0

Well, I am not sure if I got this question right but it sounds pretty strange to me that your wallet.dat file is changing its size. It is only storing your private key (most likely in an encrypted way) and should never change after it is created. What most clients like bitcoin-qt are doing is to download the blockchain which may increase your wallet folder. ...


1

You can download a database dump from blockchair.com at https://gz.blockchair.com/bitcoin/addresses/ The database is updated daily and is contains a balance of satoshis for every address on the network.


0

Yes. Your private key(s) is (the important part of) your wallet. See: https://developer.bitcoin.org/reference/rpc/importprivkey.html


3

Lightning Network, as it's described, seems to solve all the problems with Bitcoin. That's not true. I would even say that Ligntning Network doesn't on its own solve any of Bitcoin's problems, but it does go a long way towards solving several of them (scalability and privacy). I'm unable to accept payments due to the insane fees, but would be able to if ...


0

Here is my work around. I still have a hard time believing that the test code needs revision, but this is what I did and the tests now pass. From the above, I changed the call of RunCommandParseJSON() to provide for the explicit call of the command window. Apparently, this is needed for Windows. The line became: 57 const UniValue result = ...


0

Your process is correct, if you're not using a cold wallet at the very least you can use a mobile wallet like Blockstream's Green wallet or software like exodus for your computer (which also allows you to add 2FA authenticator apps). However, using a hardware wallet is the most secure method.


3

Confirmation is not Validation Miners are not Adjudicators How does the 1-CPU-1 vote works There is no voting system in Bitcoin. There is no counting of votes. When Nakamoto wrote about voting in the Bitcoin whitepaper, they were using the word in an abstract, almost poetic way, not literally. Just as tigers vote for species of deer by choosing which to ...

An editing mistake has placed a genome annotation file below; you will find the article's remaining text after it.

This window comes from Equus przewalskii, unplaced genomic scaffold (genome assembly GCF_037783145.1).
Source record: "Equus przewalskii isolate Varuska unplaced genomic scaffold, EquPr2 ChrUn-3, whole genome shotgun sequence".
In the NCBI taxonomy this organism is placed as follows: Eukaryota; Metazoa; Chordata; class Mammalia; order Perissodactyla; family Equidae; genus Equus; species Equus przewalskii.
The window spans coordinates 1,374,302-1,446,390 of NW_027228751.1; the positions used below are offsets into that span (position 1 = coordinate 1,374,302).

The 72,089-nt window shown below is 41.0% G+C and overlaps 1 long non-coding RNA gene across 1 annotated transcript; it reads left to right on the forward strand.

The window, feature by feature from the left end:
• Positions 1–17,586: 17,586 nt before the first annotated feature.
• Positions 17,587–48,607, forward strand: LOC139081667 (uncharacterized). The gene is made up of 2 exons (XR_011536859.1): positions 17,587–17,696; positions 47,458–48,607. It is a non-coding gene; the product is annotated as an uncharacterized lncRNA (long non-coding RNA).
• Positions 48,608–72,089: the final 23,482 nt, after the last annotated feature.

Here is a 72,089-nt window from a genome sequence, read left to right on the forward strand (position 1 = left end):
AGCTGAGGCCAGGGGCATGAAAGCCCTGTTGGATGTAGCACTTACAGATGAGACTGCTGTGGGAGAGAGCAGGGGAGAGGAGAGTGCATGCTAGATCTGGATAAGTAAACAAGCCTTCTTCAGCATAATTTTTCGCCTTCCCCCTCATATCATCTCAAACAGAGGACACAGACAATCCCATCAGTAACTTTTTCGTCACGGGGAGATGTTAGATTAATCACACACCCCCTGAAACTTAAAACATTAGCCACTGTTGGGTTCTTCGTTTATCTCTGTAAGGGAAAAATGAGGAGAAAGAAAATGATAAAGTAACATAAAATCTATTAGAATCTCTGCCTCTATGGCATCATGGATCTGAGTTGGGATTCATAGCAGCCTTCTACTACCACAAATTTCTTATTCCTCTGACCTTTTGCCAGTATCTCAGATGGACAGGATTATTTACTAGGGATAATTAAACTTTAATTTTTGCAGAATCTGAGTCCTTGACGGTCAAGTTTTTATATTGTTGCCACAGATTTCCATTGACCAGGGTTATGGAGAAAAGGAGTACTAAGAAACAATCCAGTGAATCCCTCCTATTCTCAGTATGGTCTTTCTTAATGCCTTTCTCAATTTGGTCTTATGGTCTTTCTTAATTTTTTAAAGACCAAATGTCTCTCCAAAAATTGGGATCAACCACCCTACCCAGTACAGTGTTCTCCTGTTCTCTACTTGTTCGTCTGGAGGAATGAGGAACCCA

0

double hashed format: ie SHA256(SHA256(rawtransaction)) Your understanding of this is very, very wrong. The data structure stored in a blockchain is not double hashed. Instead there are two hashes stored in the data structure. Instead of SHA256(SHA256(rawtransaction)). You should visualize the blockchain data structure as: struct Block { Transactions[] ...


3

Adding more advanced prediction of what transactions are useful to prefill was probably intended as a TODO when Compact Blocks were implemented, but to the best of my knowledge, nobody has worked on it since. It is worth pointing out that Compact Blocks in practice (and in non-adverserial situations) works extremely well. On my own long-running node, as of ...


10

This is a question of definition. The blockchain doesn't store anything, it's an abstract data structure that's collectively maintained by nodes in a network. Those nodes are the ones that store things. That may or may not include the actual transaction data - it doesn't matter. The Bitcoin blockchain consists of hash-linked block headers. Every block header ...


2

Command to create new address is same as you mentioned in the question: createnewaddress() You can only create P2PKH (legacy) addresses in a wallet with 'standard' seed: Command to create a standard seed: make_seed(seed_type="standard") 'standard' can be replaced by 'segwit' for a wallet with bech32 addresses Create new wallet with the seed ...


0

Because it was added as memory-only filter by Jeff Garzik in PR: https://github.com/bitcoin/bitcoin/pull/1861/ It might be nice to store this in the wallet, but to judge interest and review the interface, this is a useful first step. Couple of users who care about privacy wanted persistency for locking unspents and created issue: https://github.com/bitcoin/...


3

It depends on what you want. If you want to know the amount of currency that has been available for miners to bring into circulation (the "210000-1 blocks of 50 BTC, then 210000 blocks of 25 BTC, then 210000 blocks of 12.5 BTC, ..." rule), the answer is no, there is no RPC that computes this. It's easy to do yourself, though. If you want to compute ...


0

There are many things that can be wrong. More details are required, like the code you mentioned. There is a more thorough discussion on this matter here: https://bitcoin.stackexchange.com/a/106601/113203